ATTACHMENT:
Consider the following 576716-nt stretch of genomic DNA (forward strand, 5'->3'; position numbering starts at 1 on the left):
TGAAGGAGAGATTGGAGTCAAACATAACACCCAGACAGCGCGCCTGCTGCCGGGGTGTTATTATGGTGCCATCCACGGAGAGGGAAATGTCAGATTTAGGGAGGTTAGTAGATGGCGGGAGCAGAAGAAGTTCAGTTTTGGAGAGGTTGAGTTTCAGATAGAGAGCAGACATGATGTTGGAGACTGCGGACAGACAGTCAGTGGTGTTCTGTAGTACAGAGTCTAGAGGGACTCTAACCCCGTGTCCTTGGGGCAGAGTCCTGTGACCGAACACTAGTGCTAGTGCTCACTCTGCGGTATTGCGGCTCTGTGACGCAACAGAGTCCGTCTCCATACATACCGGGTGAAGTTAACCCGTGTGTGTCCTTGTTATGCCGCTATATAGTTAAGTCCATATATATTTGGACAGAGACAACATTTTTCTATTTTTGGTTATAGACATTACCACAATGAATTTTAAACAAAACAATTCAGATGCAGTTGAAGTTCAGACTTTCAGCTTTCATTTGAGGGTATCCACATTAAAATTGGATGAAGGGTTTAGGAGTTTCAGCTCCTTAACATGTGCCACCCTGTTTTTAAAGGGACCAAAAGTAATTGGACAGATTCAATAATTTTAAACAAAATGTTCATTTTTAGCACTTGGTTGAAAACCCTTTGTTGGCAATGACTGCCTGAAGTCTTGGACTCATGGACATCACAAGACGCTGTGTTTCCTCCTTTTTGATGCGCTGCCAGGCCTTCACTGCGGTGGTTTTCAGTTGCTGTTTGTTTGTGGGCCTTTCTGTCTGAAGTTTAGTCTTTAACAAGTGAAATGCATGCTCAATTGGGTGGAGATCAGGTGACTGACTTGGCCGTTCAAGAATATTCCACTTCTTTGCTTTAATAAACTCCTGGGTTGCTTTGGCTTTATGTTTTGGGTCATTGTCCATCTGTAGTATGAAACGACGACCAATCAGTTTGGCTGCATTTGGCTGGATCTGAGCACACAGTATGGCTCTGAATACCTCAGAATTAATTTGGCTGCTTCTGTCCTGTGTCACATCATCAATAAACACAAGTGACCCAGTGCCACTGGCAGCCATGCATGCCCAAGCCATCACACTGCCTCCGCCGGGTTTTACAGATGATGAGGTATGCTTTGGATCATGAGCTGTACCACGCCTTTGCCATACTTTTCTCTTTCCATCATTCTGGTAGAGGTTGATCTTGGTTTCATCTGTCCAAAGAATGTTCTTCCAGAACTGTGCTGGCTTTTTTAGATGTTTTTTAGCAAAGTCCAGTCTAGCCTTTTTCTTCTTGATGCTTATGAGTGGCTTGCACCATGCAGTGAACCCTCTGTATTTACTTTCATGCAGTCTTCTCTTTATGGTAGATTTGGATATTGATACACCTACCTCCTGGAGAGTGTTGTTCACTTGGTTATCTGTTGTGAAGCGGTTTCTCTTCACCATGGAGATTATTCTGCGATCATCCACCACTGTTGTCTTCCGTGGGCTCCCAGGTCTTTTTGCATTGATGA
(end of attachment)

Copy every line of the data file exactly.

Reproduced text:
Consider the following 576716-nt stretch of genomic DNA (forward strand, 5'->3'; position numbering starts at 1 on the left):
TGAAGGAGAGATTGGAGTCAAACATAACACCCAGACAGCGCGCCTGCTGCCGGGGTGTTATTATGGTGCCATCCACGGAGAGGGAAATGTCAGATTTAGGGAGGTTAGTAGATGGCGGGAGCAGAAGAAGTTCAGTTTTGGAGAGGTTGAGTTTCAGATAGAGAGCAGACATGATGTTGGAGACTGCGGACAGACAGTCAGTGGTGTTCTGTAGTACAGAGTCTAGAGGGACTCTAACCCCGTGTCCTTGGGGCAGAGTCCTGTGACCGAACACTAGTGCTAGTGCTCACTCTGCGGTATTGCGGCTCTGTGACGCAACAGAGTCCGTCTCCATACATACCGGGTGAAGTTAACCCGTGTGTGTCCTTGTTATGCCGCTATATAGTTAAGTCCATATATATTTGGACAGAGACAACATTTTTCTATTTTTGGTTATAGACATTACCACAATGAATTTTAAACAAAACAATTCAGATGCAGTTGAAGTTCAGACTTTCAGCTTTCATTTGAGGGTATCCACATTAAAATTGGATGAAGGGTTTAGGAGTTTCAGCTCCTTAACATGTGCCACCCTGTTTTTAAAGGGACCAAAAGTAATTGGACAGATTCAATAATTTTAAACAAAATGTTCATTTTTAGCACTTGGTTGAAAACCCTTTGTTGGCAATGACTGCCTGAAGTCTTGGACTCATGGACATCACAAGACGCTGTGTTTCCTCCTTTTTGATGCGCTGCCAGGCCTTCACTGCGGTGGTTTTCAGTTGCTGTTTGTTTGTGGGCCTTTCTGTCTGAAGTTTAGTCTTTAACAAGTGAAATGCATGCTCAATTGGGTGGAGATCAGGTGACTGACTTGGCCGTTCAAGAATATTCCACTTCTTTGCTTTAATAAACTCCTGGGTTGCTTTGGCTTTATGTTTTGGGTCATTGTCCATCTGTAGTATGAAACGACGACCAATCAGTTTGGCTGCATTTGGCTGGATCTGAGCACACAGTATGGCTCTGAATACCTCAGAATTAATTTGGCTGCTTCTGTCCTGTGTCACATCATCAATAAACACAAGTGACCCAGTGCCACTGGCAGCCATGCATGCCCAAGCCATCACACTGCCTCCGCCGGGTTTTACAGATGATGAGGTATGCTTTGGATCATGAGCTGTACCACGCCTTTGCCATACTTTTCTCTTTCCATCATTCTGGTAGAGGTTGATCTTGGTTTCATCTGTCCAAAGAATGTTCTTCCAGAACTGTGCTGGCTTTTTTAGATGTTTTTTAGCAAAGTCCAGTCTAGCCTTTTTCTTCTTGATGCTTATGAGTGGCTTGCACCATGCAGTGAACCCTCTGTATTTACTTTCATGCAGTCTTCTCTTTATGGTAGATTTGGATATTGATACACCTACCTCCTGGAGAGTGTTGTTCACTTGGTTATCTGTTGTGAAGCGGTTTCTCTTCACCATGGAGATTATTCTGCGATCATCCACCACTGTTGTCTTCCGTGGGCTCCCAGGTCTTTTTGCATTGATGA